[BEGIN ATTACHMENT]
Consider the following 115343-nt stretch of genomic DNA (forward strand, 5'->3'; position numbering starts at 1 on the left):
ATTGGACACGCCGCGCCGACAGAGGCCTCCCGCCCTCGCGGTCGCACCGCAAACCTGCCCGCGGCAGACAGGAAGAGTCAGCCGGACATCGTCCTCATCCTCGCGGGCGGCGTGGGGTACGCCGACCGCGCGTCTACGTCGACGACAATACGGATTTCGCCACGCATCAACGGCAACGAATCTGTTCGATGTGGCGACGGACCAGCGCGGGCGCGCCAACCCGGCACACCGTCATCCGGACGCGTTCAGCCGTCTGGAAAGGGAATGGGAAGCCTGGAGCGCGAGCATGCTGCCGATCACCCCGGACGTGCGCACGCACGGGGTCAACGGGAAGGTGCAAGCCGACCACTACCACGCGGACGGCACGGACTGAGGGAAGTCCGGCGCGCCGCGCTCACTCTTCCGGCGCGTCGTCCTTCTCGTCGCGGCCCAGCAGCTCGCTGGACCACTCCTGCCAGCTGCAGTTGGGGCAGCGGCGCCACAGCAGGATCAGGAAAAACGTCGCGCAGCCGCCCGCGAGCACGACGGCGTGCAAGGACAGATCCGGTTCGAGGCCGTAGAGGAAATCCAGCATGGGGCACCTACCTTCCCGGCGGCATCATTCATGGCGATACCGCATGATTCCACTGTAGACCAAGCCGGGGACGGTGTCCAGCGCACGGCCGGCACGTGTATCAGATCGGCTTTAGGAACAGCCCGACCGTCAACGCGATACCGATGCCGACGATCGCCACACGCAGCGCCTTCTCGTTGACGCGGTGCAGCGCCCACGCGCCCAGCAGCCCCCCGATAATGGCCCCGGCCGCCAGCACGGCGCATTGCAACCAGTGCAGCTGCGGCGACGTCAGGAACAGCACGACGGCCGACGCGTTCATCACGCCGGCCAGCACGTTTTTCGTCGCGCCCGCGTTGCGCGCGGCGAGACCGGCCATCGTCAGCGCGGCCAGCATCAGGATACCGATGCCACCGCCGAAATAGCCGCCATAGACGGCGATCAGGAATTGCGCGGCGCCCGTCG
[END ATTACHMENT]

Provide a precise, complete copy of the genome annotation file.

Consider the following 115343-nt stretch of genomic DNA (forward strand, 5'->3'; position numbering starts at 1 on the left):
ATTGGACACGCCGCGCCGACAGAGGCCTCCCGCCCTCGCGGTCGCACCGCAAACCTGCCCGCGGCAGACAGGAAGAGTCAGCCGGACATCGTCCTCATCCTCGCGGGCGGCGTGGGGTACGCCGACCGCGCGTCTACGTCGACGACAATACGGATTTCGCCACGCATCAACGGCAACGAATCTGTTCGATGTGGCGACGGACCAGCGCGGGCGCGCCAACCCGGCACACCGTCATCCGGACGCGTTCAGCCGTCTGGAAAGGGAATGGGAAGCCTGGAGCGCGAGCATGCTGCCGATCACCCCGGACGTGCGCACGCACGGGGTCAACGGGAAGGTGCAAGCCGACCACTACCACGCGGACGGCACGGACTGAGGGAAGTCCGGCGCGCCGCGCTCACTCTTCCGGCGCGTCGTCCTTCTCGTCGCGGCCCAGCAGCTCGCTGGACCACTCCTGCCAGCTGCAGTTGGGGCAGCGGCGCCACAGCAGGATCAGGAAAAACGTCGCGCAGCCGCCCGCGAGCACGACGGCGTGCAAGGACAGATCCGGTTCGAGGCCGTAGAGGAAATCCAGCATGGGGCACCTACCTTCCCGGCGGCATCATTCATGGCGATACCGCATGATTCCACTGTAGACCAAGCCGGGGACGGTGTCCAGCGCACGGCCGGCACGTGTATCAGATCGGCTTTAGGAACAGCCCGACCGTCAACGCGATACCGATGCCGACGATCGCCACACGCAGCGCCTTCTCGTTGACGCGGTGCAGCGCCCACGCGCCCAGCAGCCCCCCGATAATGGCCCCGGCCGCCAGCACGGCGCATTGCAACCAGTGCAGCTGCGGCGACGTCAGGAACAGCACGACGGCCGACGCGTTCATCACGCCGGCCAGCACGTTTTTCGTCGCGCCCGCGTTGCGCGCGGCGAGACCGGCCATCGTCAGCGCGGCCAGCATCAGGATACCGATGCCACCGCCGAAATAGCCGCCATAGACGGCGATCAGGAATTGCGCGGCGCCCGTCG